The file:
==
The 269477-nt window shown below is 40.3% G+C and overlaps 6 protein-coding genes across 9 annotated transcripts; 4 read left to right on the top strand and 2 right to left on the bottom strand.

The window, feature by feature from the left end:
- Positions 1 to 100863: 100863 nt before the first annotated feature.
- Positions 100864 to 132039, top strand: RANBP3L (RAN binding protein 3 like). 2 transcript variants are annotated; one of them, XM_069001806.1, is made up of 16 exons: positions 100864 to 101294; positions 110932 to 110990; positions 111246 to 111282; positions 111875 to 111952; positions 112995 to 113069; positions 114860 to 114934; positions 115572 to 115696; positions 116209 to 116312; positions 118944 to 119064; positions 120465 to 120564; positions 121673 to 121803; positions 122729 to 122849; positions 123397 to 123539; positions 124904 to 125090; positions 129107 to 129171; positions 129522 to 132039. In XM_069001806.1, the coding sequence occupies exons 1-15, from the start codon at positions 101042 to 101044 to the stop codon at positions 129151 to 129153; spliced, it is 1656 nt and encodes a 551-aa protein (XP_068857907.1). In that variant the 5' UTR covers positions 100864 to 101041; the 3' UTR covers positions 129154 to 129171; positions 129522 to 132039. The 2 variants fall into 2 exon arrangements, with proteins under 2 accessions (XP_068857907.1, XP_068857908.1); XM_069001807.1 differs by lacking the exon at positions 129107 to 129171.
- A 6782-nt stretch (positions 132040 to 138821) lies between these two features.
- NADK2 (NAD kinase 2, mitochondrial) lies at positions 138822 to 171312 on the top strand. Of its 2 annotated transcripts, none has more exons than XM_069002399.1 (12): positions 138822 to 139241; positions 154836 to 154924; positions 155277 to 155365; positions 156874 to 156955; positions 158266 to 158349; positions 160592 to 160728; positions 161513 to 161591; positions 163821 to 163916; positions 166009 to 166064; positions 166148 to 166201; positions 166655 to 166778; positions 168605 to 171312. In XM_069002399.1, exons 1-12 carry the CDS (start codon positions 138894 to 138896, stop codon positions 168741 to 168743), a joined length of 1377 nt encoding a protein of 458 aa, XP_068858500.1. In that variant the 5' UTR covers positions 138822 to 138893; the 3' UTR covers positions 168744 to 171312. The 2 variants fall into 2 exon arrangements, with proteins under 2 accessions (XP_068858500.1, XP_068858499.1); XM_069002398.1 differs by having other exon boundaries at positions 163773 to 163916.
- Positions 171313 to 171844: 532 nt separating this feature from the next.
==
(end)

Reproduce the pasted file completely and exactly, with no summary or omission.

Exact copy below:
The 269477-nt window shown below is 40.3% G+C and overlaps 6 protein-coding genes across 9 annotated transcripts; 4 read left to right on the top strand and 2 right to left on the bottom strand.

The window, feature by feature from the left end:
- Positions 1 to 100863: 100863 nt before the first annotated feature.
- Positions 100864 to 132039, top strand: RANBP3L (RAN binding protein 3 like). 2 transcript variants are annotated; one of them, XM_069001806.1, is made up of 16 exons: positions 100864 to 101294; positions 110932 to 110990; positions 111246 to 111282; positions 111875 to 111952; positions 112995 to 113069; positions 114860 to 114934; positions 115572 to 115696; positions 116209 to 116312; positions 118944 to 119064; positions 120465 to 120564; positions 121673 to 121803; positions 122729 to 122849; positions 123397 to 123539; positions 124904 to 125090; positions 129107 to 129171; positions 129522 to 132039. In XM_069001806.1, the coding sequence occupies exons 1-15, from the start codon at positions 101042 to 101044 to the stop codon at positions 129151 to 129153; spliced, it is 1656 nt and encodes a 551-aa protein (XP_068857907.1). In that variant the 5' UTR covers positions 100864 to 101041; the 3' UTR covers positions 129154 to 129171; positions 129522 to 132039. The 2 variants fall into 2 exon arrangements, with proteins under 2 accessions (XP_068857907.1, XP_068857908.1); XM_069001807.1 differs by lacking the exon at positions 129107 to 129171.
- A 6782-nt stretch (positions 132040 to 138821) lies between these two features.
- NADK2 (NAD kinase 2, mitochondrial) lies at positions 138822 to 171312 on the top strand. Of its 2 annotated transcripts, none has more exons than XM_069002399.1 (12): positions 138822 to 139241; positions 154836 to 154924; positions 155277 to 155365; positions 156874 to 156955; positions 158266 to 158349; positions 160592 to 160728; positions 161513 to 161591; positions 163821 to 163916; positions 166009 to 166064; positions 166148 to 166201; positions 166655 to 166778; positions 168605 to 171312. In XM_069002399.1, exons 1-12 carry the CDS (start codon positions 138894 to 138896, stop codon positions 168741 to 168743), a joined length of 1377 nt encoding a protein of 458 aa, XP_068858500.1. In that variant the 5' UTR covers positions 138822 to 138893; the 3' UTR covers positions 168744 to 171312. The 2 variants fall into 2 exon arrangements, with proteins under 2 accessions (XP_068858500.1, XP_068858499.1); XM_069002398.1 differs by having other exon boundaries at positions 163773 to 163916.
- Positions 171313 to 171844: 532 nt separating this feature from the next.